Also read: Pre-Trek Stay: Where to Stay in Kalaw, Myanmar
Poster in Myanmar: How to Be a Better Traveler
We came across this poster (see image below) two times during our Kalaw to Inle Lake trek. It reads “How to Be a Better Traveler,” and it has 12 tips.
It’s important that you read it before the trek because the tips included here are not the generic type. Through these tips, you can understand and respect Burmese culture better.
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Here are the 12 tips.
- Don’t give gifts directly to children. Giving candy, pens, balloons, etc. only leads to a begging mentality. We want our children at school not asking you for presents. If you want to give an appropriate donation ask your guide how this can be arranged.
- Do wear suitable clothing. You are visiting rural communities, not taking a beach holiday. When in villager’s homes or monasteries your shoulders from knees should be covered. Very revealing clothing is never appropriate. [RELATED: Only 7 Things: What to Bring When Hiking Mt. Agung in Bali, Indonesia]
- Don’t litter. Keep your rubbish and dispose of it correctly. Waste management is an issue in rural areas. Set a good example and carry your waste until it can be disposed of correctly.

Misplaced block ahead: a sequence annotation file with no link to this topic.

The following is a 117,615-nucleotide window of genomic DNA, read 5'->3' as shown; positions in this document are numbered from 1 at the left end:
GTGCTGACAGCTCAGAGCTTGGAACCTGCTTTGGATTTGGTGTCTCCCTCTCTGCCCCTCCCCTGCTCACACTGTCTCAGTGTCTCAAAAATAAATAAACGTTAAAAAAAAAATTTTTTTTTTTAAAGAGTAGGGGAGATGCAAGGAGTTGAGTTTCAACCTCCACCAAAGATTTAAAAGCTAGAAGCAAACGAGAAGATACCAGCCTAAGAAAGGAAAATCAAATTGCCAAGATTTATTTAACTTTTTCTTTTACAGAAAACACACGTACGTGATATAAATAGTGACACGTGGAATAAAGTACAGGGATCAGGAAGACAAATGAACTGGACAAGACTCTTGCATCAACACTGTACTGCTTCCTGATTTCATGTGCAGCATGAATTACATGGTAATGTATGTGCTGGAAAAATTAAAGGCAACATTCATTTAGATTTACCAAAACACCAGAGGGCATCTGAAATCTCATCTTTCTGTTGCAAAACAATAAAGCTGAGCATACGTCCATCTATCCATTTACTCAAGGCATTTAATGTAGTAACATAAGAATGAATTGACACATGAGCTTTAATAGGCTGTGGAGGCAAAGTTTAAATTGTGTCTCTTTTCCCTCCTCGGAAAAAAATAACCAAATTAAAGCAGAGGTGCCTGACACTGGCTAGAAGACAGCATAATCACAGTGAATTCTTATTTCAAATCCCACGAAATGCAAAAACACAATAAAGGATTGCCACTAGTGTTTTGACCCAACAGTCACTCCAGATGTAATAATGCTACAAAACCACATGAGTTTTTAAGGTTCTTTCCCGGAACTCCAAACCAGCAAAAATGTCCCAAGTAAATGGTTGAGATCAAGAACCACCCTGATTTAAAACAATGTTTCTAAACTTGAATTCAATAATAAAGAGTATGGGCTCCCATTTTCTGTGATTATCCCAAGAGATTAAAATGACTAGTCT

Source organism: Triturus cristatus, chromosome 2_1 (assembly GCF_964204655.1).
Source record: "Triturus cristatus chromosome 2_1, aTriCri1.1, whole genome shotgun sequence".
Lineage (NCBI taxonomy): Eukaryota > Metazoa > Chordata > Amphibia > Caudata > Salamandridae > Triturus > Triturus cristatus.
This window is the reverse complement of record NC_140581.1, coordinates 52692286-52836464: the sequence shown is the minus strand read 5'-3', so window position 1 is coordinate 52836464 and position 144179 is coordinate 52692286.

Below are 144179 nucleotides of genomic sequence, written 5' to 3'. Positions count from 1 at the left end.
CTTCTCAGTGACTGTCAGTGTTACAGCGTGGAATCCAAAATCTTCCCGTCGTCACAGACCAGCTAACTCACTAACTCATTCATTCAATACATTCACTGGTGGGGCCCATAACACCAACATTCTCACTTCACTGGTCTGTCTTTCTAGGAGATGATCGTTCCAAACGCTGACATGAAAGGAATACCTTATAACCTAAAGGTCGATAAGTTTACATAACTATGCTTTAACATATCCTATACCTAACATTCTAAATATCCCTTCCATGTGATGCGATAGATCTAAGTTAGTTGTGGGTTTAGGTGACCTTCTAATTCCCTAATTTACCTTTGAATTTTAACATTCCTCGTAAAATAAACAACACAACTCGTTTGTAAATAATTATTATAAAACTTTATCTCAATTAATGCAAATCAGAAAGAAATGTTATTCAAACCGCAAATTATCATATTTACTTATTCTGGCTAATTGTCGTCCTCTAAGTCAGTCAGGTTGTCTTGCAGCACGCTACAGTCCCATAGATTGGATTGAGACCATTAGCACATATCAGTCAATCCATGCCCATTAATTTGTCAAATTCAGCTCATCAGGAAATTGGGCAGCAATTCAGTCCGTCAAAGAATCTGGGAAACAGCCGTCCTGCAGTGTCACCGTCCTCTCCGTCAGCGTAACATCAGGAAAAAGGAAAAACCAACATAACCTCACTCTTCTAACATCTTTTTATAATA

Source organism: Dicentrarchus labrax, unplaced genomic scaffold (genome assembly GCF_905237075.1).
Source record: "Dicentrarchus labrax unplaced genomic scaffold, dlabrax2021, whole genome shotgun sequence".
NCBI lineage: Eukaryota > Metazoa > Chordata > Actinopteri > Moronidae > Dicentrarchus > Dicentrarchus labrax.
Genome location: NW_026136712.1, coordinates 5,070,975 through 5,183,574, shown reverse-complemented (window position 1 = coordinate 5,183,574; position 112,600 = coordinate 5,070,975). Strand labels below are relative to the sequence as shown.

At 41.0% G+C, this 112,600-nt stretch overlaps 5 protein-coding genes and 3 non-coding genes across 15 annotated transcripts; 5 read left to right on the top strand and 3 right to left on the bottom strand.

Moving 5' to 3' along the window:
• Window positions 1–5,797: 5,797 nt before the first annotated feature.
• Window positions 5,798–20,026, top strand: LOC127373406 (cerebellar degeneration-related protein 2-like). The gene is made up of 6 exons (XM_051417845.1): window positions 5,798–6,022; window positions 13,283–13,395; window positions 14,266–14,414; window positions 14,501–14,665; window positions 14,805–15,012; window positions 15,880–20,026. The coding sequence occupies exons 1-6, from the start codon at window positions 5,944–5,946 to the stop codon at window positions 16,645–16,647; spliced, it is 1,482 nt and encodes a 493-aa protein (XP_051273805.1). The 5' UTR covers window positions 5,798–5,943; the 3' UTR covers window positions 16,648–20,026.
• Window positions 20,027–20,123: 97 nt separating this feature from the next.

- Do check you are registered for overnight treks. For your safety and regulation of tourism in the region ask your guide to confirm that you have been formally registered with the Tourism Police before commencing your trek.
- Do respect the family shrine. Every household will have a shrine. Never point your feet at it, never hang clothes above it and never sleep with your feet pointed towards it.
- Don’t disrupt village life. Remember you are a guest. Drunken behaviour is not acceptable.If you are staying overnight keep quiet after 10pm.
- Don’t kiss in public. Excessive dispalys of affection should remain private. Communities, villager’s homes and monasteries are not the places to dmonstrate your fondness for another.
- Do use water wisely. Many regions including our Township suffer from severe water shortages. Little ways that you can help include limit the length of your shower, turn off taps when not in use, tell your hotel that you don’t need new towels or linen each day, wash clothes after not during your overnight trek.
- Do let your guide know if you have a problem or questions. Your guide is here to assist and explain local culture. If you are unsatisfied with your guide’s knowledge, provide constructive feedback to them and their agency. Tourism is a new industry in Myanmar. Help us to improve our services.
- Don’t sit on the pillow. In Myanmar culture the head is the most sacred part of the body.The pillow is where you head rests not your bottom.
- Don’t get close to animals. Buffalo are unpredictable and can have a nasty temper.
- Do enjoy your holiday. Smile, ask questions and immerse yourself in our unique culture.